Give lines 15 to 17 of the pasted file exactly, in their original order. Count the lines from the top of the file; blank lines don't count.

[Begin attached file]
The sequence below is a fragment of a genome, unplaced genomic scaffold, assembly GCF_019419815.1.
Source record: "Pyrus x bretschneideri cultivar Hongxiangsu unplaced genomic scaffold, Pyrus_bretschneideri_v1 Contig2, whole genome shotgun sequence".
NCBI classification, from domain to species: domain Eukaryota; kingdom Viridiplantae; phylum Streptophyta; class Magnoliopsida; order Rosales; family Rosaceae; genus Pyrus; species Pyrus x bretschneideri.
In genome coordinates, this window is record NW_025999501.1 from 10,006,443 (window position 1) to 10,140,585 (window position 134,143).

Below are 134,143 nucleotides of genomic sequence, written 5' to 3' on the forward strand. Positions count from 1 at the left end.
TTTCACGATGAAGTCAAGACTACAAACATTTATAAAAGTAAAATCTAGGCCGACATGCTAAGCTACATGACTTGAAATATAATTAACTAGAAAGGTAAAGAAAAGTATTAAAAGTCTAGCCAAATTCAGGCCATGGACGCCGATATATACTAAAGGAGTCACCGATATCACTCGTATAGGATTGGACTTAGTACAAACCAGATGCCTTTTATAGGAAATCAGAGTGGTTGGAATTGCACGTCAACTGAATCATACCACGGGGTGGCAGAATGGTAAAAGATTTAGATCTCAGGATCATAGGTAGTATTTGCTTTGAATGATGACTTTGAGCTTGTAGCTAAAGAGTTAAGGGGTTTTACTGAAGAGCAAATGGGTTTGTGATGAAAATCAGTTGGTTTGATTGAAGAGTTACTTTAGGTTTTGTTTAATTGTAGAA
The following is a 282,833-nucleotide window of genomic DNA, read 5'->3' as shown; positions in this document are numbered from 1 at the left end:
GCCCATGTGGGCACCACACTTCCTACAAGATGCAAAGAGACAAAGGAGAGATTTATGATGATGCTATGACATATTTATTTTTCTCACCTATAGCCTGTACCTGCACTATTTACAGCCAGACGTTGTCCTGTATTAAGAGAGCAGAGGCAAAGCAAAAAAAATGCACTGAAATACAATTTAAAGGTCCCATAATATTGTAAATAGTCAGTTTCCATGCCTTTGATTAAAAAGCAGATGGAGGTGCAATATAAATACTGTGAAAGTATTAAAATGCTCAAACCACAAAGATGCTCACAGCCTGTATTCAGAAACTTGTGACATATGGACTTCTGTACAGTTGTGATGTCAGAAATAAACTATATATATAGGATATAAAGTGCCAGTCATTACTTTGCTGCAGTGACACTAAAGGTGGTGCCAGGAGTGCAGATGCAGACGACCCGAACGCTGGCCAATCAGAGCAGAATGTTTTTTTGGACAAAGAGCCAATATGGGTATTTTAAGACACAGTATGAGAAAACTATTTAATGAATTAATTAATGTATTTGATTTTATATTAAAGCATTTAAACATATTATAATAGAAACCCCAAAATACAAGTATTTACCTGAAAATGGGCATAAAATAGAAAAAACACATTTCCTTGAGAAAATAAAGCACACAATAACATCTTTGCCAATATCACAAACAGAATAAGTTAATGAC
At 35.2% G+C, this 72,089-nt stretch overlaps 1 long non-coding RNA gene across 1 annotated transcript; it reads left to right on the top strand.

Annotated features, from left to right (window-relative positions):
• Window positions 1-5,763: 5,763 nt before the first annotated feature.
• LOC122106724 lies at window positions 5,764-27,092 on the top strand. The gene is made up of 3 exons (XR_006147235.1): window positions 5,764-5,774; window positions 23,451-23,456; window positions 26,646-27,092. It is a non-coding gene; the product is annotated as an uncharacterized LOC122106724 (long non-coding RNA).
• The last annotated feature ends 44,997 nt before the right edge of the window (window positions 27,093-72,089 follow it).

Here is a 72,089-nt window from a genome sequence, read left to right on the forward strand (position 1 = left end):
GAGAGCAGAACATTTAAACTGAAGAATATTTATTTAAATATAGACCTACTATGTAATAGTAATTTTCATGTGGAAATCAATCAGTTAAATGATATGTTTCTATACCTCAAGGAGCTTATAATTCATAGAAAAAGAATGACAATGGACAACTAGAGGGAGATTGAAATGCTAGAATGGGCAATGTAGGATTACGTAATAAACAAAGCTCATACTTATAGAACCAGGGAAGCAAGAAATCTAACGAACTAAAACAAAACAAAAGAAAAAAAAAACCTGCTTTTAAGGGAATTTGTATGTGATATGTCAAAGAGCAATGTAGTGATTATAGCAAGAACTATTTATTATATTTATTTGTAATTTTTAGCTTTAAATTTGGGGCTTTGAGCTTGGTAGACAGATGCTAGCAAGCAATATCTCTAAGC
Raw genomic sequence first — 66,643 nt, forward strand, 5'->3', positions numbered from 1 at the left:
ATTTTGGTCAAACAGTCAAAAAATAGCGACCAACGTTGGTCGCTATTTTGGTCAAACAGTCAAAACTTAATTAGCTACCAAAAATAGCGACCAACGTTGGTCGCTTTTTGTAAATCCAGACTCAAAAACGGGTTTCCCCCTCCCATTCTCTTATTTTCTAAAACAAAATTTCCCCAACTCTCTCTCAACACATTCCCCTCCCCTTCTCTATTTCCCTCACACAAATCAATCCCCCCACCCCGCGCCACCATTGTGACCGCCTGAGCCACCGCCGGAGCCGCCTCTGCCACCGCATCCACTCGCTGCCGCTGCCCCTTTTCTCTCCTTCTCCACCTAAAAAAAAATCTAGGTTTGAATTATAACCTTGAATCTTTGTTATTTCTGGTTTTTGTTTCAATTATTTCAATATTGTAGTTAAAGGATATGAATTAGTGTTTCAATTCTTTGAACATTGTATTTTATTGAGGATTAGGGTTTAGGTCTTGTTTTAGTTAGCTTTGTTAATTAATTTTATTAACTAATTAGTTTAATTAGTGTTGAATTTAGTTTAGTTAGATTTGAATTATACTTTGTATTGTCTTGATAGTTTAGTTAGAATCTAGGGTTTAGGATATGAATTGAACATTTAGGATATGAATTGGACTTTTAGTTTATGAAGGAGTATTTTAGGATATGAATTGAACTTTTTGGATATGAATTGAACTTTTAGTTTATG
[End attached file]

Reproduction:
GAGAGCAGAACATTTAAACTGAAGAATATTTATTTAAATATAGACCTACTATGTAATAGTAATTTTCATGTGGAAATCAATCAGTTAAATGATATGTTTCTATACCTCAAGGAGCTTATAATTCATAGAAAAAGAATGACAATGGACAACTAGAGGGAGATTGAAATGCTAGAATGGGCAATGTAGGATTACGTAATAAACAAAGCTCATACTTATAGAACCAGGGAAGCAAGAAATCTAACGAACTAAAACAAAACAAAAGAAAAAAAAAACCTGCTTTTAAGGGAATTTGTATGTGATATGTCAAAGAGCAATGTAGTGATTATAGCAAGAACTATTTATTATATTTATTTGTAATTTTTAGCTTTAAATTTGGGGCTTTGAGCTTGGTAGACAGATGCTAGCAAGCAATATCTCTAAGC
Raw genomic sequence first — 66,643 nt, forward strand, 5'->3', positions numbered from 1 at the left:
ATTTTGGTCAAACAGTCAAAAAATAGCGACCAACGTTGGTCGCTATTTTGGTCAAACAGTCAAAACTTAATTAGCTACCAAAAATAGCGACCAACGTTGGTCGCTTTTTGTAAATCCAGACTCAAAAACGGGTTTCCCCCTCCCATTCTCTTATTTTCTAAAACAAAATTTCCCCAACTCTCTCTCAACACATTCCCCTCCCCTTCTCTATTTCCCTCACACAAATCAATCCCCCCACCCCGCGCCACCATTGTGACCGCCTGAGCCACCGCCGGAGCCGCCTCTGCCACCGCATCCACTCGCTGCCGCTGCCCCTTTTCTCTCCTTCTCCACCTAAAAAAAAATCTAGGTTTGAATTATAACCTTGAATCTTTGTTATTTCTGGTTTTTGTTTCAATTATTTCAATATTGTAGTTAAAGGATATGAATTAGTGTTTCAATTCTTTGAACATTGTATTTTATTGAGGATTAGGGTTTAGGTCTTGTTTTAGTTAGCTTTGTTAATTAATTTTATTAACTAATTAGTTTAATTAGTGTTGAATTTAGTTTAGTTAGATTTGAATTATACTTTGTATTGTCTTGATAGTTTAGTTAGAATCTAGGGTTTAGGATATGAATTGAACATTTAGGATATGAATTGGACTTTTAGTTTATGAAGGAGTATTTTAGGATATGAATTGAACTTTTTGGATATGAATTGAACTTTTAGTTTATG